A multitude of research on love has already been published, but it has not been conducted within an intellectually cohesive plan of study. Love has been termed altruism, forgiveness, friendship, romance, lust, and been called by many other names, but a system of coding and formal study has not been established. Disciplinary approaches have captured several important aspects of love and relationship: biological or chemical reactions, psychological experience, cross-nation political responses to world war, religious commitments and altruism, identity choices, social constraints of options to express love, or familial and community connections. Scholarly journal articles have presented a variant and fascinating range of topics from journalistic critiques of love in art (1856), theological exegeses of agape in the Bible (1902) and American Indian love lyrics (1926) to a research agenda for applied peace studies (1971), global versus national approaches to peace research (1975), interrogations of love work by Virgil (1993) and Chaucer (1996) and cross-generational anxieties to passionate love (2013). A perusal of the list of authors on this topic literally takes us around the world (see bibliography below). Yet, we have not exhausted all knowledge: with this volume, Evans claims that love studies is the new academic frontier.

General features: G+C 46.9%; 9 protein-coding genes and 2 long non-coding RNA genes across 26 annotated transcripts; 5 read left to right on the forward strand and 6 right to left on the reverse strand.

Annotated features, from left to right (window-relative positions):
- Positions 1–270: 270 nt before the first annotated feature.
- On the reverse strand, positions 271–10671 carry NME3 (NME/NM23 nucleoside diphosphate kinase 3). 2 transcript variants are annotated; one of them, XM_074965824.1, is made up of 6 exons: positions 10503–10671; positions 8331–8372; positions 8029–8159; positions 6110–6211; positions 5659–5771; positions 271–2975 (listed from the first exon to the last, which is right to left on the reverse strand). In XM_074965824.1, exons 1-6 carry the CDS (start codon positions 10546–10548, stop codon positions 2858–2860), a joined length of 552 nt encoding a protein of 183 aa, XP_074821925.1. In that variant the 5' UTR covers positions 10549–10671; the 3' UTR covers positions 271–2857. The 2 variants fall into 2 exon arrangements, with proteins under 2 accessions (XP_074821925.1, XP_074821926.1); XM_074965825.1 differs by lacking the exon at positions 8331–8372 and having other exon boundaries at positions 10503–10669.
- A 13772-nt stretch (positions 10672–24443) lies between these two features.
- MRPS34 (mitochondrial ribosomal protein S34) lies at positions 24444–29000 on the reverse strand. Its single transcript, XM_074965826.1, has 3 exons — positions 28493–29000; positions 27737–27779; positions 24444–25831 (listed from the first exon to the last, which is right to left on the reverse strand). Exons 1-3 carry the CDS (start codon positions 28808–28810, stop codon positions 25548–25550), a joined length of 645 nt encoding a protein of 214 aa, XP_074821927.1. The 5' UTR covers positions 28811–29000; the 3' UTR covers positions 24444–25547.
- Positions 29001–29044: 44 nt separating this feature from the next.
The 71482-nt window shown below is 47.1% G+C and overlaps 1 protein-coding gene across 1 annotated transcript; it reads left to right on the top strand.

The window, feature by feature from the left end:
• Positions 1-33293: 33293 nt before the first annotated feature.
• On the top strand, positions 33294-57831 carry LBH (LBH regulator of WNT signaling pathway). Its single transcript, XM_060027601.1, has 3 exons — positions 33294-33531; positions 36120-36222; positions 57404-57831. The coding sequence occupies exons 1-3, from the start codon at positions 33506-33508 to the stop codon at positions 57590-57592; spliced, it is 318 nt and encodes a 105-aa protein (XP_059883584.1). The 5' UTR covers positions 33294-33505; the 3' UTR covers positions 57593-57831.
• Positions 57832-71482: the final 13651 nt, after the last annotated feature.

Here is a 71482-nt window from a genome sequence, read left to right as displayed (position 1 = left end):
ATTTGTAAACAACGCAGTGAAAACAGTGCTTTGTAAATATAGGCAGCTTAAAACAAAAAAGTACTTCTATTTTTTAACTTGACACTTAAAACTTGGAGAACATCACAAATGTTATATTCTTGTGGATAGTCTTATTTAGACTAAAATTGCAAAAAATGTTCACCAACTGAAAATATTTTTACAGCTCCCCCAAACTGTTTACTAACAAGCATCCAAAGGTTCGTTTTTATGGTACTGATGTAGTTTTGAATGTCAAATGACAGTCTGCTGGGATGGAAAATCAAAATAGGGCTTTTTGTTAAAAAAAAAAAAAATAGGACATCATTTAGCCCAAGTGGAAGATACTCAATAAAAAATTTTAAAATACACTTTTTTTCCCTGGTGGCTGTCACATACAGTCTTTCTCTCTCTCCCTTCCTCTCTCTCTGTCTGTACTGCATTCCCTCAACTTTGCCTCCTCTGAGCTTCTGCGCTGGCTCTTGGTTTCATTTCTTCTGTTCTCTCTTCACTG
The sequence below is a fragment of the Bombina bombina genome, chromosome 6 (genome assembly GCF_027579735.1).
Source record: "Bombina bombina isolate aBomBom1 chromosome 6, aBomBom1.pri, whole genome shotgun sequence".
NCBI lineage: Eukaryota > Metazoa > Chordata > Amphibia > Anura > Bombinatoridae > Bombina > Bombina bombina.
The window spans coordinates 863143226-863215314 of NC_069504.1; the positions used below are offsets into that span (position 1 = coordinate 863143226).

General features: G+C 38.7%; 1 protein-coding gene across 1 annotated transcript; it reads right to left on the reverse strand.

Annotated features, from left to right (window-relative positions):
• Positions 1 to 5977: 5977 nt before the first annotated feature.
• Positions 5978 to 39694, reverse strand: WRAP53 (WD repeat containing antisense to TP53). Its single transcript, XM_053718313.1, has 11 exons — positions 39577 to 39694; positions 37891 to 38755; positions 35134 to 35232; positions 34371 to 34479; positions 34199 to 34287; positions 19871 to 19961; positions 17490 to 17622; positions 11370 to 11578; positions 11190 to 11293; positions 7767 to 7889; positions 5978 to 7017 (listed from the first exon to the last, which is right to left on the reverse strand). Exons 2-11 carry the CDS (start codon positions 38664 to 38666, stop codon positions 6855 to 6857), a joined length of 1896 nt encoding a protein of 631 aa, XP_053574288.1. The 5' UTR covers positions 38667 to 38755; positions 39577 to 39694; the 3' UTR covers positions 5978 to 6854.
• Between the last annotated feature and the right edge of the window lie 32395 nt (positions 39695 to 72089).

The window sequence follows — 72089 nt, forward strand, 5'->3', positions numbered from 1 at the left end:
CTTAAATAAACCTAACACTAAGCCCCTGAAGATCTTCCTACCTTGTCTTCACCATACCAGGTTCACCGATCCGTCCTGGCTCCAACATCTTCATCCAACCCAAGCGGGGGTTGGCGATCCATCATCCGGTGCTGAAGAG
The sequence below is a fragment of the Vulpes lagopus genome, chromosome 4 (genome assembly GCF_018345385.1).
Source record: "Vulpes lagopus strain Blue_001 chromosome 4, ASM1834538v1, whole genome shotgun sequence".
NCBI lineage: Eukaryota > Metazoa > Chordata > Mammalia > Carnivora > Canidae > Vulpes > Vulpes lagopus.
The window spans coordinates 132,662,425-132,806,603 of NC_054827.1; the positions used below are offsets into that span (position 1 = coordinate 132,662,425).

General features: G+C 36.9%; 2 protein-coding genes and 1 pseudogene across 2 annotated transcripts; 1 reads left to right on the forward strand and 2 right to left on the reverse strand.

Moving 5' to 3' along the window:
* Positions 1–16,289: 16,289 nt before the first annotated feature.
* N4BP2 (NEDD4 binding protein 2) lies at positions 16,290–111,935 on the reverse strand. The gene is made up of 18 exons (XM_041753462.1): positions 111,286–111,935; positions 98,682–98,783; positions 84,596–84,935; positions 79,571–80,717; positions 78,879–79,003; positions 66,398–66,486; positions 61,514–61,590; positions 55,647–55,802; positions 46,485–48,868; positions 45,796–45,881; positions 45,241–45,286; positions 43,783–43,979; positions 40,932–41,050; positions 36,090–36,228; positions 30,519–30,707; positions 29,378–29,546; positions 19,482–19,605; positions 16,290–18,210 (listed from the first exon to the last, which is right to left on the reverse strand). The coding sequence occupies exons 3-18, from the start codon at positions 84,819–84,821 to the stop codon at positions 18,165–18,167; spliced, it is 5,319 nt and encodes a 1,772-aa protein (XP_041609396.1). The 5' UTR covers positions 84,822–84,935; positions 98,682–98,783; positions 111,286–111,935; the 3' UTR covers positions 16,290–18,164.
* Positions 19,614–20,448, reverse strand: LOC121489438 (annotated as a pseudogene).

An interdisciplinary approach can significantly enhance the value of disciplinary perspectives. As a field, peace studies and race/gender studies offer the closest and most recent models for love studies. Peace studies is dedicated to pragmatic solutions, with particular attention to conflict resolution. Peace Studies and Conflict Resolution graduate programs are significant models of praxis research: as of June 2013, about 17 universities in the United States, England, Sweden, Australia, New Zealand, and Thailand offer the PhD in the field and MA degrees can be found at 47 institutions worldwide including the above locations and Costa Rica, Ireland, Switzerland, Spain, Serbia, Austria, and Israel. However, a review of current Peace Studies and Conflict Resolution graduate programs reveals a necessary focus on large-scale structural issues of law or inter-governmental negotiations. Similarly, race and gender study programs concentrate on problem-solving research agendas that address socialized or institutionalized violence; there are a growing number of doctoral studies in those critical areas as well with 52 PhD women’s studies degree and 414 African American, Asian, Latino, Jewish, Middle Eastern or Native American Studies PhD degree programs. There are 249 doctoral programs in Religious Studies expanding the options of how to investigate human relationships. A concerted effort must be made to bridge dialogue between humanities, social sciences, STEM, and professional training.